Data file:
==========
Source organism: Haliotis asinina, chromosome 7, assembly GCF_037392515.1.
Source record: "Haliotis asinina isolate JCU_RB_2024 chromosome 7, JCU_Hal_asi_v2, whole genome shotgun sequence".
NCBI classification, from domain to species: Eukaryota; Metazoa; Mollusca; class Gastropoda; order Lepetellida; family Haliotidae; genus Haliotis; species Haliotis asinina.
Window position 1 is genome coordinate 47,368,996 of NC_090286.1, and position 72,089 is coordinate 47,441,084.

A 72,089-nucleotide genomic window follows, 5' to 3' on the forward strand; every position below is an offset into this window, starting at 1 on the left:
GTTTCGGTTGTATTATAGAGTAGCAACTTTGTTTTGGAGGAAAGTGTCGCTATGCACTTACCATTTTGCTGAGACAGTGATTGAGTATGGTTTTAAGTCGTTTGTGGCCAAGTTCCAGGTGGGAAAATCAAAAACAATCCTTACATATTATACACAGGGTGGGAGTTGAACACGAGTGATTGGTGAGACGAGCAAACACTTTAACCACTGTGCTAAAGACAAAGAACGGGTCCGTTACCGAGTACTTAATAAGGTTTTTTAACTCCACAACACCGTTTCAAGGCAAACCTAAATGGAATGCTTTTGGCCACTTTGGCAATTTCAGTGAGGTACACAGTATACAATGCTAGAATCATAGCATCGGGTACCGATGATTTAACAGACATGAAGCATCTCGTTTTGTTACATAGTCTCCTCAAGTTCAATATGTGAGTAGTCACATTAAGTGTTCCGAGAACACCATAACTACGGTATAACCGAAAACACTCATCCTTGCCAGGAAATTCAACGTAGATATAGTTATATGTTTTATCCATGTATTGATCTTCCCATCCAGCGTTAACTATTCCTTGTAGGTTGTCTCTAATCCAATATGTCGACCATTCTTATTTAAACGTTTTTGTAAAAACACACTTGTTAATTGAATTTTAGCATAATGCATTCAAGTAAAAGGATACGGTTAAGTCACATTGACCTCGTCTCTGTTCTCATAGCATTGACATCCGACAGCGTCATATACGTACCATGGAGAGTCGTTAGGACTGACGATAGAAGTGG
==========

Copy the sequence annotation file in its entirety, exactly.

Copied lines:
Source organism: Haliotis asinina, chromosome 7, assembly GCF_037392515.1.
Source record: "Haliotis asinina isolate JCU_RB_2024 chromosome 7, JCU_Hal_asi_v2, whole genome shotgun sequence".
NCBI classification, from domain to species: Eukaryota; Metazoa; Mollusca; class Gastropoda; order Lepetellida; family Haliotidae; genus Haliotis; species Haliotis asinina.
Window position 1 is genome coordinate 47,368,996 of NC_090286.1, and position 72,089 is coordinate 47,441,084.

A 72,089-nucleotide genomic window follows, 5' to 3' on the forward strand; every position below is an offset into this window, starting at 1 on the left:
GTTTCGGTTGTATTATAGAGTAGCAACTTTGTTTTGGAGGAAAGTGTCGCTATGCACTTACCATTTTGCTGAGACAGTGATTGAGTATGGTTTTAAGTCGTTTGTGGCCAAGTTCCAGGTGGGAAAATCAAAAACAATCCTTACATATTATACACAGGGTGGGAGTTGAACACGAGTGATTGGTGAGACGAGCAAACACTTTAACCACTGTGCTAAAGACAAAGAACGGGTCCGTTACCGAGTACTTAATAAGGTTTTTTAACTCCACAACACCGTTTCAAGGCAAACCTAAATGGAATGCTTTTGGCCACTTTGGCAATTTCAGTGAGGTACACAGTATACAATGCTAGAATCATAGCATCGGGTACCGATGATTTAACAGACATGAAGCATCTCGTTTTGTTACATAGTCTCCTCAAGTTCAATATGTGAGTAGTCACATTAAGTGTTCCGAGAACACCATAACTACGGTATAACCGAAAACACTCATCCTTGCCAGGAAATTCAACGTAGATATAGTTATATGTTTTATCCATGTATTGATCTTCCCATCCAGCGTTAACTATTCCTTGTAGGTTGTCTCTAATCCAATATGTCGACCATTCTTATTTAAACGTTTTTGTAAAAACACACTTGTTAATTGAATTTTAGCATAATGCATTCAAGTAAAAGGATACGGTTAAGTCACATTGACCTCGTCTCTGTTCTCATAGCATTGACATCCGACAGCGTCATATACGTACCATGGAGAGTCGTTAGGACTGACGATAGAAGTGG